Ross on his tenure as UN envoy for Western Sahara: “I lobbied for genuine negotiations. Because of the rigidity of both parties, these never occurred.”
Rabat – Christopher Ross, the US diplomat and former UN envoy for Western Sahara, has strongly denied any links with the Polisario Front. In the eight years Ross held the envoy position, he repeatedly stirred controversies in Morocco for appearing to lobby for separatism in Western Sahara.
Instead, the American diplomat says he was a “strictly neutral mediator” who wanted to pave the way for “genuine negotiations,” only failing to do so because neither Morocco nor the separatist front would relent on their legitimacy claims over the disputed territory.
In an emailed statement to Morocco World News following reports that he and a group of students from Princeton University are visiting the Tindouf camps and set to meet with Polisario leader Brahim Ghali, Ross said the reports “misrepresented” the context and purpose of the visit.
‘I am NOT a lobbyist’
Citing pro-Polisario news outlet Futuro Sahara, which reported on the visit as an implicit validation of Polisario claims, MWN’s piece suggested that the news—especially the meeting with the Polisario leader and other senior separatist officials—was proof of Ross’s longtime affinity for Algeria and Polisario.
Ross rejected that reading, however, explaining that his only role during the visit was to use his Algerian connections—being well-connected in Algeria after serving there as US ambassador—to facilitate the research trip of a group of Princeton graduate students studying Western Sahara.
“I am NOT a lobbyist, and I had nothing to do with the organization of the visit. A class of graduate students from Princeton University is studying western Sahara as a case study of a frozen conflict,” he explained.
“Half of the group is visiting Algeria and the Sahrawi refugee camps, and the other half is visiting Rabat and Laayoune. Princeton University asked me to accompany the group going to Algeria to facilitate introductions and ensure their wellbeing. The students managed their own agenda and their own meetings. I was present but was not an active participant.”
While serving as the UN Secretary-General’s personal envoy for Western Sahara between 2009-2017, Ross found himself at odds with Morocco, which consistently perceived him as a pro-Polisario voice, and therefore unreliable broker for the Western Sahara conflict.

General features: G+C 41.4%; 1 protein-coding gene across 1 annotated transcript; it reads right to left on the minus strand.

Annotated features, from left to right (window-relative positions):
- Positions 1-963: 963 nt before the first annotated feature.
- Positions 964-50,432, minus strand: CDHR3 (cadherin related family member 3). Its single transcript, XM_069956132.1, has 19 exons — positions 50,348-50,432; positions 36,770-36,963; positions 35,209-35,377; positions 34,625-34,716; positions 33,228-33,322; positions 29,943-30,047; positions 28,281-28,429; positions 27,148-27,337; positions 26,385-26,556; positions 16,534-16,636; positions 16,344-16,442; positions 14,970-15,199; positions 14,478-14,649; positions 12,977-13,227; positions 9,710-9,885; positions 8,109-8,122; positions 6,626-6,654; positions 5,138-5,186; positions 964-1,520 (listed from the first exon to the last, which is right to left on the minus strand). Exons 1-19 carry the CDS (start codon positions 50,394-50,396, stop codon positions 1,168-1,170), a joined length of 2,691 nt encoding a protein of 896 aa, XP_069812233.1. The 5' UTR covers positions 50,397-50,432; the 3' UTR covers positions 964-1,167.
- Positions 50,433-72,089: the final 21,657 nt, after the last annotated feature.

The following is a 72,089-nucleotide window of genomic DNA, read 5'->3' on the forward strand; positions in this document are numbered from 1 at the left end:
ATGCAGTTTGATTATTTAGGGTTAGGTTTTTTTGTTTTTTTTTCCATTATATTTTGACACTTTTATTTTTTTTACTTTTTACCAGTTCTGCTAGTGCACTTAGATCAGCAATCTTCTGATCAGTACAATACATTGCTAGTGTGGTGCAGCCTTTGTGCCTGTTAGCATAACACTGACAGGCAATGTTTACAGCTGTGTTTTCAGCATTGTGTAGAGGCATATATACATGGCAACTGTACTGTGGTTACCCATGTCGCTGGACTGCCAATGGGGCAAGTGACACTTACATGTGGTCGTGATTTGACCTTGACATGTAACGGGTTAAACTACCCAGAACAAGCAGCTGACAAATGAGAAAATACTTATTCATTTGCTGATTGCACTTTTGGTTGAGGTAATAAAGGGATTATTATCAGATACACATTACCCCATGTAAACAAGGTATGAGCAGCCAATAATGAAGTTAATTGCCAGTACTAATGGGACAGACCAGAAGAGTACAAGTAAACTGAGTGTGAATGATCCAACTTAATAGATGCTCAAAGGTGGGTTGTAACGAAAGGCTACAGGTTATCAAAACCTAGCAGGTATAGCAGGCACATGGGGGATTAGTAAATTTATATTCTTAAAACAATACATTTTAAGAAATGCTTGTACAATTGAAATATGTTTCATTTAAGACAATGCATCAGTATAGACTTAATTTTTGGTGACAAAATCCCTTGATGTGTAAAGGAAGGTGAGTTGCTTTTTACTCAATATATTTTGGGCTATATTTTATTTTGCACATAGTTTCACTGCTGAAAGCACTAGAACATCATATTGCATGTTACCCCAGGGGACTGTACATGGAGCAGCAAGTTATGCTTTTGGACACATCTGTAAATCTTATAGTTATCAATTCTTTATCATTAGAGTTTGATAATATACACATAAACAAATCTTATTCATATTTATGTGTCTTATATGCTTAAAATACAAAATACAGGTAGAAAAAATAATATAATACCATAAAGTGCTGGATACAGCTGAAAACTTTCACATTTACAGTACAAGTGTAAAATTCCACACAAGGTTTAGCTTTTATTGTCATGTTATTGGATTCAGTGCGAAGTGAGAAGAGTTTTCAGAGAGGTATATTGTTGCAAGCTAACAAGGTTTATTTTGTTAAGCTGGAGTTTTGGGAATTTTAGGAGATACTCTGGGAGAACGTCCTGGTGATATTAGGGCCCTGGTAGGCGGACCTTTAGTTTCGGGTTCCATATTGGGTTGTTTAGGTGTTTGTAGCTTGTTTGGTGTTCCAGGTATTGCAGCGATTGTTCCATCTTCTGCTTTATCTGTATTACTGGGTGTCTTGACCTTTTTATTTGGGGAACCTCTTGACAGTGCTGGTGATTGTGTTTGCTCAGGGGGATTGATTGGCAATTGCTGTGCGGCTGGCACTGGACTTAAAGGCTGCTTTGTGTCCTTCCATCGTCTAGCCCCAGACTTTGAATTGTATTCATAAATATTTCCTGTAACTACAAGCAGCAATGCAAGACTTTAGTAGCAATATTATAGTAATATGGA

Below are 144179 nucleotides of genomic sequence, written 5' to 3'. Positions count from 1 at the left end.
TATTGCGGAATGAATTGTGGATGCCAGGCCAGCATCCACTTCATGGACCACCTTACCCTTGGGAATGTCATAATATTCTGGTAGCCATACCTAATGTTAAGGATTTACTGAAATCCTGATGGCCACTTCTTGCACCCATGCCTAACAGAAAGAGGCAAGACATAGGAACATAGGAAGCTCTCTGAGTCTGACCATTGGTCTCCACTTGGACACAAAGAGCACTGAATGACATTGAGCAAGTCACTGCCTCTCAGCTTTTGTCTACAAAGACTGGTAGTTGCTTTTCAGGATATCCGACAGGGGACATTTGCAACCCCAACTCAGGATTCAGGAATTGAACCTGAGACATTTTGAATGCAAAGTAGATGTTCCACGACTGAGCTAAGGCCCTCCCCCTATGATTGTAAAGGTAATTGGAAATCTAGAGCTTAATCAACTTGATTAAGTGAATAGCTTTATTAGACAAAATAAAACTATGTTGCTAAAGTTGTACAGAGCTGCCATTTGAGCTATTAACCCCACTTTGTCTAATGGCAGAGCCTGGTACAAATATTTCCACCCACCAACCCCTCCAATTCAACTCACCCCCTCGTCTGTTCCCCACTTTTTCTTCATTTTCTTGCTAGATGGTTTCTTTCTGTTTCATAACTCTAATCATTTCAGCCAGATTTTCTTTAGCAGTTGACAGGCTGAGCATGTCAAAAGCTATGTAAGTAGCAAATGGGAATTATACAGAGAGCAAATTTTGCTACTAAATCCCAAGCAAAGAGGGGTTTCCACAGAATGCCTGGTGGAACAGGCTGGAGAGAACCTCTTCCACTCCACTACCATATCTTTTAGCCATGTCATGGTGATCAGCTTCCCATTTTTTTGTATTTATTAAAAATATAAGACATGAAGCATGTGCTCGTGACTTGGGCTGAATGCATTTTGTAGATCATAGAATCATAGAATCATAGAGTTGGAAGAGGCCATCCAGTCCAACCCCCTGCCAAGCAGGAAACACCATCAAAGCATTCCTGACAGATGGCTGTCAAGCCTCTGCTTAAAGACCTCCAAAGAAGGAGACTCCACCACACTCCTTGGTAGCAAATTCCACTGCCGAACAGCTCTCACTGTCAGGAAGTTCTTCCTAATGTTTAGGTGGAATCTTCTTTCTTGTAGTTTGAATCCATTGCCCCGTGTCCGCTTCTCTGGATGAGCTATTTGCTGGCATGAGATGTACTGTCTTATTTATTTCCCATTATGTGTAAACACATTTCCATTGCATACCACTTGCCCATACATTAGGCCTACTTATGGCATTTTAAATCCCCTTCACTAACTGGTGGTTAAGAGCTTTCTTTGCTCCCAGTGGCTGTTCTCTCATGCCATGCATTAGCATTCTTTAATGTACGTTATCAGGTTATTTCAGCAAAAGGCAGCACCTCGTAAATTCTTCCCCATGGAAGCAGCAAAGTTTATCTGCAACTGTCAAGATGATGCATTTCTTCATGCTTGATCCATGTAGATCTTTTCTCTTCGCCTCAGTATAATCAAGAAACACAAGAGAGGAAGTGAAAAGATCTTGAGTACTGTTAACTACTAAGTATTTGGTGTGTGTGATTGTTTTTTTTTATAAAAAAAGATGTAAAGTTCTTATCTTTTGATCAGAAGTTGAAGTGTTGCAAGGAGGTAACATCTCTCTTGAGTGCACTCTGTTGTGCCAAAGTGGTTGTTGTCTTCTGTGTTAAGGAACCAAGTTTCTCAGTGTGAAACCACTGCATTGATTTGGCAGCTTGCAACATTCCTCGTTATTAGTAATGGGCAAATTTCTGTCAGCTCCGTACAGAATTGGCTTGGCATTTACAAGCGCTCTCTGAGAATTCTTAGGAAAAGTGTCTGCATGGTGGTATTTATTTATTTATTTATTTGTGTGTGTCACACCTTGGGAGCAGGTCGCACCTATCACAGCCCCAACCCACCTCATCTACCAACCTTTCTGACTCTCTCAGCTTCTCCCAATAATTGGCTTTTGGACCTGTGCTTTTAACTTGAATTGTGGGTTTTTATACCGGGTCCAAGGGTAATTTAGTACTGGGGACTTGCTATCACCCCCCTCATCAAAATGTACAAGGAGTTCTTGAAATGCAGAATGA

In 2013, the suspicion gained particular traction in Rabat and in Morocco-friendly circles at the UN after a US-drafted MINURSO resolution included a human rights monitoring clause in the UN peacekeeping mission in Western Sahara.
Morocco quickly responded, seeing the move as implicitly legitimating one prevailing separatist claim that the Moroccan regime is the main culprit of human rights violations in the disputed regions. Rabat expressed its concerns with the Security Council, urging the UN body to steer clear of a biased framing in its reports and resolutions on the conflict.
A ‘strictly neutral mediator’
With Ross serving at the time as UN envoy, therefore the international community’s main contact point in Western Sahara, the logical conclusion for Rabat was that the US-drafted document was essentially engineered by Ross. That episode, coupled with the existing perception in Rabat that Ross was more a Polisario sympathizer than a reliable mediator, led Rabat to subsequently declare Ross persona non grata.
In Ross’s telling, however, the Moroccan government was unnecessarily hard on him.
One point stands out in Ross’s rather muscular denial of his alleged association with Polisario in the Western Sahara standstill: He wants his legacy as UN envoy for Western Sahara to be cleared from the “pro-Polisario lobbyist” label.
“Morocco’s problem with me was NOT that I was allegedly pro-Algerian or pro-Polisario, despite what its government claims. It was that I was not pro-Moroccan. And for Moroccans, if you’re not with them, you must be against them. This was simply not true.”
Most importantly still, Ross told MWN that he had nothing remotely to do with the inclusion of the human rights monitoring clause in the MINURSO mandate.
“The initiative to add human rights to the MINURSO mandate in 2013 was introduced by a senior US official and came as a complete surprise to me. I was not consulted or forewarned,” he wrote.
The past months have been marked by a resurgence of hope in the UN-led political process in Western Sahara. In just two years, Horst Kohler, the UN envoy who was appointed after Ross resigned in 2017, is largely believed to have revitalized the UN mediation in Western Sahara.
Kohler resigned in May of this year citing health reasons. Months after his resignation, however, UN diplomats continue to invoke his legacy, which they insist constitutes a “new momentum” after decades of failed attempts to bring all the conflicting parties to the same table
While Kohler’s unprecedented success may implicitly vindicate Rabat’s point that, after all, Ross’s partiality may have prevented him from being as effective as Kohler, the American is adamant that he did deploy his best efforts to bring the parties to a common ground. The only reason he failed to do that, he emphasized, was the conflicting parties’ “rigid” positions on what they believe is the way out of the decades-long stalemate.
“As a mediator, I was strictly neutral. I did not to lobby for autonomy or for a referendum. I lobbied for genuine negotiations. Because of the rigidity of both parties, these never occurred — and have not occurred to this day.”